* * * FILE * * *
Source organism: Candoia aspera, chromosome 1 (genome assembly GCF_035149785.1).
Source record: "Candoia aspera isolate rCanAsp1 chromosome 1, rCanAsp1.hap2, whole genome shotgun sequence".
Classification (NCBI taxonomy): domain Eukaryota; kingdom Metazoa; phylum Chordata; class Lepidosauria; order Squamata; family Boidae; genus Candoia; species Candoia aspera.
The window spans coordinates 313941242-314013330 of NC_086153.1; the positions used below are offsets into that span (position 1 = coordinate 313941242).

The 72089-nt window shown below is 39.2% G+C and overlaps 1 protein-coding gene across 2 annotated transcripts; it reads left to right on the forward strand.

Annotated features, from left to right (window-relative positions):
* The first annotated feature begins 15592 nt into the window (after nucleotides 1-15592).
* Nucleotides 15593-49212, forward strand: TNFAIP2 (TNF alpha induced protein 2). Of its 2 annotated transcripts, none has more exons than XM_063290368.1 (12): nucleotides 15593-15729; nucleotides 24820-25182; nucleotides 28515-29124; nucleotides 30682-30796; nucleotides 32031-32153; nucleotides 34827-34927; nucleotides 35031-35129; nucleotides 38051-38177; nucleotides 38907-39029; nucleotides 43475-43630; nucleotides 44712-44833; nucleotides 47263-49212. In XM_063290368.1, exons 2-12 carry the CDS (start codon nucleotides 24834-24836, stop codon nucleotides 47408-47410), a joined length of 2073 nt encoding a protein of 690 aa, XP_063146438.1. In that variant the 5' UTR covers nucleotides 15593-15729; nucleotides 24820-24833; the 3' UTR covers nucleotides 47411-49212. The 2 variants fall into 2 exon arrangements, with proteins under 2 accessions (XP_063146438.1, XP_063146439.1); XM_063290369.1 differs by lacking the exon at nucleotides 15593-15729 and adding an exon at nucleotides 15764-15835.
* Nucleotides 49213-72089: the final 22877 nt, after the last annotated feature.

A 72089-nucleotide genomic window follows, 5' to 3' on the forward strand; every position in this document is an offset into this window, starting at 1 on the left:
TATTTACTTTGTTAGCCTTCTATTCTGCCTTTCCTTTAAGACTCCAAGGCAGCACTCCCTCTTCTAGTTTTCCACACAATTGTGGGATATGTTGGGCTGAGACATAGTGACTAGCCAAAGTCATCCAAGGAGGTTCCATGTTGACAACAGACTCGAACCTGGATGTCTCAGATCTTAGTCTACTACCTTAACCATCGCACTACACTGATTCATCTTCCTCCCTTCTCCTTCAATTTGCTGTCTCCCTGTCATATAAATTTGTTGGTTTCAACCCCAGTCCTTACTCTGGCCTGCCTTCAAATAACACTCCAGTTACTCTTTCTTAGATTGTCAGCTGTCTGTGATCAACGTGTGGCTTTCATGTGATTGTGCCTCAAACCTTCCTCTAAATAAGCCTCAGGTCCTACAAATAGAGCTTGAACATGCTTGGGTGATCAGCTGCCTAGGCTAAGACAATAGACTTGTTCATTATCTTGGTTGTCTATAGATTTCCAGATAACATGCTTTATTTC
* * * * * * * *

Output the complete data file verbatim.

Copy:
Source organism: Candoia aspera, chromosome 1 (genome assembly GCF_035149785.1).
Source record: "Candoia aspera isolate rCanAsp1 chromosome 1, rCanAsp1.hap2, whole genome shotgun sequence".
Classification (NCBI taxonomy): domain Eukaryota; kingdom Metazoa; phylum Chordata; class Lepidosauria; order Squamata; family Boidae; genus Candoia; species Candoia aspera.
The window spans coordinates 313941242-314013330 of NC_086153.1; the positions used below are offsets into that span (position 1 = coordinate 313941242).

The 72089-nt window shown below is 39.2% G+C and overlaps 1 protein-coding gene across 2 annotated transcripts; it reads left to right on the forward strand.

Annotated features, from left to right (window-relative positions):
* The first annotated feature begins 15592 nt into the window (after nucleotides 1-15592).
* Nucleotides 15593-49212, forward strand: TNFAIP2 (TNF alpha induced protein 2). Of its 2 annotated transcripts, none has more exons than XM_063290368.1 (12): nucleotides 15593-15729; nucleotides 24820-25182; nucleotides 28515-29124; nucleotides 30682-30796; nucleotides 32031-32153; nucleotides 34827-34927; nucleotides 35031-35129; nucleotides 38051-38177; nucleotides 38907-39029; nucleotides 43475-43630; nucleotides 44712-44833; nucleotides 47263-49212. In XM_063290368.1, exons 2-12 carry the CDS (start codon nucleotides 24834-24836, stop codon nucleotides 47408-47410), a joined length of 2073 nt encoding a protein of 690 aa, XP_063146438.1. In that variant the 5' UTR covers nucleotides 15593-15729; nucleotides 24820-24833; the 3' UTR covers nucleotides 47411-49212. The 2 variants fall into 2 exon arrangements, with proteins under 2 accessions (XP_063146438.1, XP_063146439.1); XM_063290369.1 differs by lacking the exon at nucleotides 15593-15729 and adding an exon at nucleotides 15764-15835.
* Nucleotides 49213-72089: the final 22877 nt, after the last annotated feature.

A 72089-nucleotide genomic window follows, 5' to 3' on the forward strand; every position in this document is an offset into this window, starting at 1 on the left:
TATTTACTTTGTTAGCCTTCTATTCTGCCTTTCCTTTAAGACTCCAAGGCAGCACTCCCTCTTCTAGTTTTCCACACAATTGTGGGATATGTTGGGCTGAGACATAGTGACTAGCCAAAGTCATCCAAGGAGGTTCCATGTTGACAACAGACTCGAACCTGGATGTCTCAGATCTTAGTCTACTACCTTAACCATCGCACTACACTGATTCATCTTCCTCCCTTCTCCTTCAATTTGCTGTCTCCCTGTCATATAAATTTGTTGGTTTCAACCCCAGTCCTTACTCTGGCCTGCCTTCAAATAACACTCCAGTTACTCTTTCTTAGATTGTCAGCTGTCTGTGATCAACGTGTGGCTTTCATGTGATTGTGCCTCAAACCTTCCTCTAAATAAGCCTCAGGTCCTACAAATAGAGCTTGAACATGCTTGGGTGATCAGCTGCCTAGGCTAAGACAATAGACTTGTTCATTATCTTGGTTGTCTATAGATTTCCAGATAACATGCTTTATTTC